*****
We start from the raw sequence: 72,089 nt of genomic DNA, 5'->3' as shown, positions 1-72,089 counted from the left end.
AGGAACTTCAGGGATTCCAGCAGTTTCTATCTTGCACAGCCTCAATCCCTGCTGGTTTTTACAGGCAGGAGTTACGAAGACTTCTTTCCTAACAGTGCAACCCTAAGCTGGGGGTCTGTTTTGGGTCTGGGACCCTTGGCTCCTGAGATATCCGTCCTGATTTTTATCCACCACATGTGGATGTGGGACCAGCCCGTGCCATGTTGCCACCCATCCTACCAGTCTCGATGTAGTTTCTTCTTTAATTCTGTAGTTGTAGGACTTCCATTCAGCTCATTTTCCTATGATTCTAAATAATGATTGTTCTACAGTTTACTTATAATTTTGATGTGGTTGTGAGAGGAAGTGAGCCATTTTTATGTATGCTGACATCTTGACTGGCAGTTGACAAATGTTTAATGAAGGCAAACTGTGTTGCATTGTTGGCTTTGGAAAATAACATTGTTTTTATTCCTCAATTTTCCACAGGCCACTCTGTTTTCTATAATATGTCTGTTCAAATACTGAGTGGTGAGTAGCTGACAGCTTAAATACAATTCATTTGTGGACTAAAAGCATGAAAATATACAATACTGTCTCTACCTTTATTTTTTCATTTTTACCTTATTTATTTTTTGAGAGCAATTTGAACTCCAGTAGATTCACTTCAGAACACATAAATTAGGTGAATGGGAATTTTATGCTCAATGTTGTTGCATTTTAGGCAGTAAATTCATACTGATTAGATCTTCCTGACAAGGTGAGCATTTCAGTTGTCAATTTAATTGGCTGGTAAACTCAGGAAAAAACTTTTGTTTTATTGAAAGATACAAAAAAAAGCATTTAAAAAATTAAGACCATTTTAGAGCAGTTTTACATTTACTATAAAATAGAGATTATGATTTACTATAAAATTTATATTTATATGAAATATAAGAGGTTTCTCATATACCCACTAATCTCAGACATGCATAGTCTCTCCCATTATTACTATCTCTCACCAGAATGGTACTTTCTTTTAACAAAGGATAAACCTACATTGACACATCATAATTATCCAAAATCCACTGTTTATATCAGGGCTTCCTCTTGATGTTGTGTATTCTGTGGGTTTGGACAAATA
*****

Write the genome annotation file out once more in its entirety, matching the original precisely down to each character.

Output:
We start from the raw sequence: 72,089 nt of genomic DNA, 5'->3' as shown, positions 1-72,089 counted from the left end.
AGGAACTTCAGGGATTCCAGCAGTTTCTATCTTGCACAGCCTCAATCCCTGCTGGTTTTTACAGGCAGGAGTTACGAAGACTTCTTTCCTAACAGTGCAACCCTAAGCTGGGGGTCTGTTTTGGGTCTGGGACCCTTGGCTCCTGAGATATCCGTCCTGATTTTTATCCACCACATGTGGATGTGGGACCAGCCCGTGCCATGTTGCCACCCATCCTACCAGTCTCGATGTAGTTTCTTCTTTAATTCTGTAGTTGTAGGACTTCCATTCAGCTCATTTTCCTATGATTCTAAATAATGATTGTTCTACAGTTTACTTATAATTTTGATGTGGTTGTGAGAGGAAGTGAGCCATTTTTATGTATGCTGACATCTTGACTGGCAGTTGACAAATGTTTAATGAAGGCAAACTGTGTTGCATTGTTGGCTTTGGAAAATAACATTGTTTTTATTCCTCAATTTTCCACAGGCCACTCTGTTTTCTATAATATGTCTGTTCAAATACTGAGTGGTGAGTAGCTGACAGCTTAAATACAATTCATTTGTGGACTAAAAGCATGAAAATATACAATACTGTCTCTACCTTTATTTTTTCATTTTTACCTTATTTATTTTTTGAGAGCAATTTGAACTCCAGTAGATTCACTTCAGAACACATAAATTAGGTGAATGGGAATTTTATGCTCAATGTTGTTGCATTTTAGGCAGTAAATTCATACTGATTAGATCTTCCTGACAAGGTGAGCATTTCAGTTGTCAATTTAATTGGCTGGTAAACTCAGGAAAAAACTTTTGTTTTATTGAAAGATACAAAAAAAAGCATTTAAAAAATTAAGACCATTTTAGAGCAGTTTTACATTTACTATAAAATAGAGATTATGATTTACTATAAAATTTATATTTATATGAAATATAAGAGGTTTCTCATATACCCACTAATCTCAGACATGCATAGTCTCTCCCATTATTACTATCTCTCACCAGAATGGTACTTTCTTTTAACAAAGGATAAACCTACATTGACACATCATAATTATCCAAAATCCACTGTTTATATCAGGGCTTCCTCTTGATGTTGTGTATTCTGTGGGTTTGGACAAATA